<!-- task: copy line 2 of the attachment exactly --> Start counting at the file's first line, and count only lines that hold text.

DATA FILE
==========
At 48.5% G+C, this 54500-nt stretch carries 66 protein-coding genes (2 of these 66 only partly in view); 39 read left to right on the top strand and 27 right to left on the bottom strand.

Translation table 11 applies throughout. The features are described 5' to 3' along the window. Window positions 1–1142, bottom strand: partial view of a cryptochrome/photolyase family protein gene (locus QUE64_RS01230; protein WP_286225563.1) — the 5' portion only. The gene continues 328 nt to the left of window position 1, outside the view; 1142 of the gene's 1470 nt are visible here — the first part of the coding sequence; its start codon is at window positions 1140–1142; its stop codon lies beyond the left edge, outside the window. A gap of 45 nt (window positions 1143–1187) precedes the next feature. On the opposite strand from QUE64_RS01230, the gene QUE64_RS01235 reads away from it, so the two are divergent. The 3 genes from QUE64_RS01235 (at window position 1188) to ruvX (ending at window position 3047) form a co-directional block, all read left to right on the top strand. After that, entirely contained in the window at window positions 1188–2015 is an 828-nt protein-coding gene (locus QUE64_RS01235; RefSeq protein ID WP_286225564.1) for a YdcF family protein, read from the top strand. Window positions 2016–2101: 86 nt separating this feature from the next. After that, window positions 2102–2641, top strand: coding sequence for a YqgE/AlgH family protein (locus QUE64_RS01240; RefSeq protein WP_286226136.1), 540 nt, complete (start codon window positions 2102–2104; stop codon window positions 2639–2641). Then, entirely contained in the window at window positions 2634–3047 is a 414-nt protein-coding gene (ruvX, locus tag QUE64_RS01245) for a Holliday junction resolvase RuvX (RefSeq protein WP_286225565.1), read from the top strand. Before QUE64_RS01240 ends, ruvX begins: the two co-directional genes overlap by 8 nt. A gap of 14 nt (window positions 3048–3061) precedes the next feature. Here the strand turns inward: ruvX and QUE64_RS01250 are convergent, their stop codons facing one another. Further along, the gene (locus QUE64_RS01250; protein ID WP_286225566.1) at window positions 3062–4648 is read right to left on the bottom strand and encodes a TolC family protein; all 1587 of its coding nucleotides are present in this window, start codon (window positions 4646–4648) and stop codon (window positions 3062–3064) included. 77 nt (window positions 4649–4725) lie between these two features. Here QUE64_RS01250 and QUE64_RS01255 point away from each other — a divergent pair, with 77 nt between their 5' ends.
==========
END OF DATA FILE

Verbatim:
Translation table 11 applies throughout. The features are described 5' to 3' along the window. Window positions 1–1142, bottom strand: partial view of a cryptochrome/photolyase family protein gene (locus QUE64_RS01230; protein WP_286225563.1) — the 5' portion only. The gene continues 328 nt to the left of window position 1, outside the view; 1142 of the gene's 1470 nt are visible here — the first part of the coding sequence; its start codon is at window positions 1140–1142; its stop codon lies beyond the left edge, outside the window. A gap of 45 nt (window positions 1143–1187) precedes the next feature. On the opposite strand from QUE64_RS01230, the gene QUE64_RS01235 reads away from it, so the two are divergent. The 3 genes from QUE64_RS01235 (at window position 1188) to ruvX (ending at window position 3047) form a co-directional block, all read left to right on the top strand. After that, entirely contained in the window at window positions 1188–2015 is an 828-nt protein-coding gene (locus QUE64_RS01235; RefSeq protein ID WP_286225564.1) for a YdcF family protein, read from the top strand. Window positions 2016–2101: 86 nt separating this feature from the next. After that, window positions 2102–2641, top strand: coding sequence for a YqgE/AlgH family protein (locus QUE64_RS01240; RefSeq protein WP_286226136.1), 540 nt, complete (start codon window positions 2102–2104; stop codon window positions 2639–2641). Then, entirely contained in the window at window positions 2634–3047 is a 414-nt protein-coding gene (ruvX, locus tag QUE64_RS01245) for a Holliday junction resolvase RuvX (RefSeq protein WP_286225565.1), read from the top strand. Before QUE64_RS01240 ends, ruvX begins: the two co-directional genes overlap by 8 nt. A gap of 14 nt (window positions 3048–3061) precedes the next feature. Here the strand turns inward: ruvX and QUE64_RS01250 are convergent, their stop codons facing one another. Further along, the gene (locus QUE64_RS01250; protein ID WP_286225566.1) at window positions 3062–4648 is read right to left on the bottom strand and encodes a TolC family protein; all 1587 of its coding nucleotides are present in this window, start codon (window positions 4646–4648) and stop codon (window positions 3062–3064) included. 77 nt (window positions 4649–4725) lie between these two features. Here QUE64_RS01250 and QUE64_RS01255 point away from each other — a divergent pair, with 77 nt between their 5' ends.